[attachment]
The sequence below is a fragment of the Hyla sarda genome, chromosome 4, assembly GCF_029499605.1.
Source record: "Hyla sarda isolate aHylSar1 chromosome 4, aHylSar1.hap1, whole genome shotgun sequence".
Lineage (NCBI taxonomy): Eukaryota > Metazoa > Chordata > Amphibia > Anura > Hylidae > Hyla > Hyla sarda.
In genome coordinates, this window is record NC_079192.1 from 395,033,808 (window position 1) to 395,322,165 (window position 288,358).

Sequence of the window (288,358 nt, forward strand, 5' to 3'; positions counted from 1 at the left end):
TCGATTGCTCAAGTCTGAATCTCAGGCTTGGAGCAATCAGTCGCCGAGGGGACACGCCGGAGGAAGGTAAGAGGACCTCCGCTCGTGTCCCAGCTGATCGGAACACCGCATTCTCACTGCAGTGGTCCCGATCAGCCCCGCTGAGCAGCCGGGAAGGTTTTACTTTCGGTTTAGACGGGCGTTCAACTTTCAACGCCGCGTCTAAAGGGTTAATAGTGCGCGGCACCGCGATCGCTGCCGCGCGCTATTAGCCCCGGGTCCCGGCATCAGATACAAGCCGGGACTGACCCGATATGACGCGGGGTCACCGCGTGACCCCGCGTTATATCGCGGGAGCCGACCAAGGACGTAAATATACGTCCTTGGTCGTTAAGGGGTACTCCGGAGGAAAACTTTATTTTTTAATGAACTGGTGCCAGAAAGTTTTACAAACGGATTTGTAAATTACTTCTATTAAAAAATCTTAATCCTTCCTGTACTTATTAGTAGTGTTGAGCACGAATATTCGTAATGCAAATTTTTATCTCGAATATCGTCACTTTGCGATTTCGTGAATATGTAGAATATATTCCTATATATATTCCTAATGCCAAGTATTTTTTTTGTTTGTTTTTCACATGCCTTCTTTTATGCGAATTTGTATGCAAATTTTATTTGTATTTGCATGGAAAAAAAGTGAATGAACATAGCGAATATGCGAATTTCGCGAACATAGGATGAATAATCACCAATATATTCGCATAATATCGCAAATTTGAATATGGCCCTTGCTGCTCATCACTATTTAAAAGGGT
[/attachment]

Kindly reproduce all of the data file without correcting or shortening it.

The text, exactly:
The sequence below is a fragment of the Hyla sarda genome, chromosome 4, assembly GCF_029499605.1.
Source record: "Hyla sarda isolate aHylSar1 chromosome 4, aHylSar1.hap1, whole genome shotgun sequence".
Lineage (NCBI taxonomy): Eukaryota > Metazoa > Chordata > Amphibia > Anura > Hylidae > Hyla > Hyla sarda.
In genome coordinates, this window is record NC_079192.1 from 395,033,808 (window position 1) to 395,322,165 (window position 288,358).

Sequence of the window (288,358 nt, forward strand, 5' to 3'; positions counted from 1 at the left end):
TCGATTGCTCAAGTCTGAATCTCAGGCTTGGAGCAATCAGTCGCCGAGGGGACACGCCGGAGGAAGGTAAGAGGACCTCCGCTCGTGTCCCAGCTGATCGGAACACCGCATTCTCACTGCAGTGGTCCCGATCAGCCCCGCTGAGCAGCCGGGAAGGTTTTACTTTCGGTTTAGACGGGCGTTCAACTTTCAACGCCGCGTCTAAAGGGTTAATAGTGCGCGGCACCGCGATCGCTGCCGCGCGCTATTAGCCCCGGGTCCCGGCATCAGATACAAGCCGGGACTGACCCGATATGACGCGGGGTCACCGCGTGACCCCGCGTTATATCGCGGGAGCCGACCAAGGACGTAAATATACGTCCTTGGTCGTTAAGGGGTACTCCGGAGGAAAACTTTATTTTTTAATGAACTGGTGCCAGAAAGTTTTACAAACGGATTTGTAAATTACTTCTATTAAAAAATCTTAATCCTTCCTGTACTTATTAGTAGTGTTGAGCACGAATATTCGTAATGCAAATTTTTATCTCGAATATCGTCACTTTGCGATTTCGTGAATATGTAGAATATATTCCTATATATATTCCTAATGCCAAGTATTTTTTTTGTTTGTTTTTCACATGCCTTCTTTTATGCGAATTTGTATGCAAATTTTATTTGTATTTGCATGGAAAAAAAGTGAATGAACATAGCGAATATGCGAATTTCGCGAACATAGGATGAATAATCACCAATATATTCGCATAATATCGCAAATTTGAATATGGCCCTTGCTGCTCATCACTATTTAAAAGGGT